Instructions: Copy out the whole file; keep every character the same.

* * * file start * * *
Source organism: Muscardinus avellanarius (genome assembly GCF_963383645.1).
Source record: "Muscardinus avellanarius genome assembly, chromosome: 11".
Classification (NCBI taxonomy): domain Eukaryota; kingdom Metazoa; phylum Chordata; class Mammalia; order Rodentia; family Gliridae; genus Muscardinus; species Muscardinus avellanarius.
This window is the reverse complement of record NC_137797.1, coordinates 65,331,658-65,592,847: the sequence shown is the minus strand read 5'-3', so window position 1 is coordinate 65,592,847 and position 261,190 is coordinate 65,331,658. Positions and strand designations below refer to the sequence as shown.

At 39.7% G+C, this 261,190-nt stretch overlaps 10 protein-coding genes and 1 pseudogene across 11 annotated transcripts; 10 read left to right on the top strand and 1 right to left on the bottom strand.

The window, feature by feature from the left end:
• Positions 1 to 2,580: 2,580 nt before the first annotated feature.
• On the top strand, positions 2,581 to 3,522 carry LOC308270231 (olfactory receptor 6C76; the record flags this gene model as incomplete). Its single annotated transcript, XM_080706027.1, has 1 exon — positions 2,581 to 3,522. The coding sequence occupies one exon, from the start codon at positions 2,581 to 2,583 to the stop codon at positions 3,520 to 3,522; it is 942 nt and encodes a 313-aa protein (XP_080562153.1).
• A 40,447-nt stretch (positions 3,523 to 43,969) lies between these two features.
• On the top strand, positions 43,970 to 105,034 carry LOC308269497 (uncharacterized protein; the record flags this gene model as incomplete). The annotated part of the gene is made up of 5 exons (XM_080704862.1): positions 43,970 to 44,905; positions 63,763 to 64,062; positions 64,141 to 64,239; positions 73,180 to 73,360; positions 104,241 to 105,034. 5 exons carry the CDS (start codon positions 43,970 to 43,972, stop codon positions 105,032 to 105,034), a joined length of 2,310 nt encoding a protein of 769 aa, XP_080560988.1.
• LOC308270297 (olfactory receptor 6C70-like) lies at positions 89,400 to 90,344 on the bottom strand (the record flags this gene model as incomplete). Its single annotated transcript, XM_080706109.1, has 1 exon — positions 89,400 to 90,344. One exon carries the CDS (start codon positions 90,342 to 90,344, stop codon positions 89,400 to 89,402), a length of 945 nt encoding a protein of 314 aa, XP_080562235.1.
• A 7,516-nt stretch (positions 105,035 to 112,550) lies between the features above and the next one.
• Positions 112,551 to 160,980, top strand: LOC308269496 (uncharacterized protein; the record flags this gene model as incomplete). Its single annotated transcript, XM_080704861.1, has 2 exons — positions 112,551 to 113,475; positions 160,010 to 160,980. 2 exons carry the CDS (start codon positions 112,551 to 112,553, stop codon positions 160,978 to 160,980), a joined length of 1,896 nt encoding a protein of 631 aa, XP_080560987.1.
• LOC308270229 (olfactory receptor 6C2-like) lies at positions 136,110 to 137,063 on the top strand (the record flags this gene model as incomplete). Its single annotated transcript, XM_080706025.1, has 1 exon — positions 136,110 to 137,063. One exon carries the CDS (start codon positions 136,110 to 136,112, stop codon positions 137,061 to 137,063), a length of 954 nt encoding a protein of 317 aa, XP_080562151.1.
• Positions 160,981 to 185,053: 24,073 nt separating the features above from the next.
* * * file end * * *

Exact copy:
Source organism: Muscardinus avellanarius (genome assembly GCF_963383645.1).
Source record: "Muscardinus avellanarius genome assembly, chromosome: 11".
Classification (NCBI taxonomy): domain Eukaryota; kingdom Metazoa; phylum Chordata; class Mammalia; order Rodentia; family Gliridae; genus Muscardinus; species Muscardinus avellanarius.
This window is the reverse complement of record NC_137797.1, coordinates 65,331,658-65,592,847: the sequence shown is the minus strand read 5'-3', so window position 1 is coordinate 65,592,847 and position 261,190 is coordinate 65,331,658. Positions and strand designations below refer to the sequence as shown.

At 39.7% G+C, this 261,190-nt stretch overlaps 10 protein-coding genes and 1 pseudogene across 11 annotated transcripts; 10 read left to right on the top strand and 1 right to left on the bottom strand.

The window, feature by feature from the left end:
• Positions 1 to 2,580: 2,580 nt before the first annotated feature.
• On the top strand, positions 2,581 to 3,522 carry LOC308270231 (olfactory receptor 6C76; the record flags this gene model as incomplete). Its single annotated transcript, XM_080706027.1, has 1 exon — positions 2,581 to 3,522. The coding sequence occupies one exon, from the start codon at positions 2,581 to 2,583 to the stop codon at positions 3,520 to 3,522; it is 942 nt and encodes a 313-aa protein (XP_080562153.1).
• A 40,447-nt stretch (positions 3,523 to 43,969) lies between these two features.
• On the top strand, positions 43,970 to 105,034 carry LOC308269497 (uncharacterized protein; the record flags this gene model as incomplete). The annotated part of the gene is made up of 5 exons (XM_080704862.1): positions 43,970 to 44,905; positions 63,763 to 64,062; positions 64,141 to 64,239; positions 73,180 to 73,360; positions 104,241 to 105,034. 5 exons carry the CDS (start codon positions 43,970 to 43,972, stop codon positions 105,032 to 105,034), a joined length of 2,310 nt encoding a protein of 769 aa, XP_080560988.1.
• LOC308270297 (olfactory receptor 6C70-like) lies at positions 89,400 to 90,344 on the bottom strand (the record flags this gene model as incomplete). Its single annotated transcript, XM_080706109.1, has 1 exon — positions 89,400 to 90,344. One exon carries the CDS (start codon positions 90,342 to 90,344, stop codon positions 89,400 to 89,402), a length of 945 nt encoding a protein of 314 aa, XP_080562235.1.
• A 7,516-nt stretch (positions 105,035 to 112,550) lies between the features above and the next one.
• Positions 112,551 to 160,980, top strand: LOC308269496 (uncharacterized protein; the record flags this gene model as incomplete). Its single annotated transcript, XM_080704861.1, has 2 exons — positions 112,551 to 113,475; positions 160,010 to 160,980. 2 exons carry the CDS (start codon positions 112,551 to 112,553, stop codon positions 160,978 to 160,980), a joined length of 1,896 nt encoding a protein of 631 aa, XP_080560987.1.
• LOC308270229 (olfactory receptor 6C2-like) lies at positions 136,110 to 137,063 on the top strand (the record flags this gene model as incomplete). Its single annotated transcript, XM_080706025.1, has 1 exon — positions 136,110 to 137,063. One exon carries the CDS (start codon positions 136,110 to 136,112, stop codon positions 137,061 to 137,063), a length of 954 nt encoding a protein of 317 aa, XP_080562151.1.
• Positions 160,981 to 185,053: 24,073 nt separating the features above from the next.